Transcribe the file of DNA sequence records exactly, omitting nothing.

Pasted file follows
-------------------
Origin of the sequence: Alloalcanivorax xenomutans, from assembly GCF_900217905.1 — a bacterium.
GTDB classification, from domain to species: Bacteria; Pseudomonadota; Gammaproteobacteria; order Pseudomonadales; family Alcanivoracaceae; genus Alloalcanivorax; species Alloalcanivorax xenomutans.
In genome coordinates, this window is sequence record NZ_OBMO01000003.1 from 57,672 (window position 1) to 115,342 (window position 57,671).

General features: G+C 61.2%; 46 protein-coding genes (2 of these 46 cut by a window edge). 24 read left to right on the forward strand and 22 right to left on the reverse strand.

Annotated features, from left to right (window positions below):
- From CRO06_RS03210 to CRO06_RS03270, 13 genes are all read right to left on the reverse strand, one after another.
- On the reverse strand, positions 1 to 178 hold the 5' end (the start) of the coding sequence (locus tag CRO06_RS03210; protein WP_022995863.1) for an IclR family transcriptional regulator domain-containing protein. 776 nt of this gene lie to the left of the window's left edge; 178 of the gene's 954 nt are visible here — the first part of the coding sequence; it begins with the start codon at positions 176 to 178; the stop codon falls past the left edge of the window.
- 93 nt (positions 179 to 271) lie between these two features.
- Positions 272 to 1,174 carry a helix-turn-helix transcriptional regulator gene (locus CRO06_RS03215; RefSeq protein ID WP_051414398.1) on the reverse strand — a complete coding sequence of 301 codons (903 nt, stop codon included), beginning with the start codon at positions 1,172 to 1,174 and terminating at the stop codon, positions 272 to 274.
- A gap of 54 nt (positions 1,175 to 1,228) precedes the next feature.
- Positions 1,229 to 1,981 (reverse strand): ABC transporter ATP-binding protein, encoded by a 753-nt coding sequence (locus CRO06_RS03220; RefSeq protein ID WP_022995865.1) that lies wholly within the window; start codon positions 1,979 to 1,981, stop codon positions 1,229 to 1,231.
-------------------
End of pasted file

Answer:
Origin of the sequence: Alloalcanivorax xenomutans, from assembly GCF_900217905.1 — a bacterium.
GTDB classification, from domain to species: Bacteria; Pseudomonadota; Gammaproteobacteria; order Pseudomonadales; family Alcanivoracaceae; genus Alloalcanivorax; species Alloalcanivorax xenomutans.
In genome coordinates, this window is sequence record NZ_OBMO01000003.1 from 57,672 (window position 1) to 115,342 (window position 57,671).

General features: G+C 61.2%; 46 protein-coding genes (2 of these 46 cut by a window edge). 24 read left to right on the forward strand and 22 right to left on the reverse strand.

Annotated features, from left to right (window positions below):
- From CRO06_RS03210 to CRO06_RS03270, 13 genes are all read right to left on the reverse strand, one after another.
- On the reverse strand, positions 1 to 178 hold the 5' end (the start) of the coding sequence (locus tag CRO06_RS03210; protein WP_022995863.1) for an IclR family transcriptional regulator domain-containing protein. 776 nt of this gene lie to the left of the window's left edge; 178 of the gene's 954 nt are visible here — the first part of the coding sequence; it begins with the start codon at positions 176 to 178; the stop codon falls past the left edge of the window.
- 93 nt (positions 179 to 271) lie between these two features.
- Positions 272 to 1,174 carry a helix-turn-helix transcriptional regulator gene (locus CRO06_RS03215; RefSeq protein ID WP_051414398.1) on the reverse strand — a complete coding sequence of 301 codons (903 nt, stop codon included), beginning with the start codon at positions 1,172 to 1,174 and terminating at the stop codon, positions 272 to 274.
- A gap of 54 nt (positions 1,175 to 1,228) precedes the next feature.
- Positions 1,229 to 1,981 (reverse strand): ABC transporter ATP-binding protein, encoded by a 753-nt coding sequence (locus CRO06_RS03220; RefSeq protein ID WP_022995865.1) that lies wholly within the window; start codon positions 1,979 to 1,981, stop codon positions 1,229 to 1,231.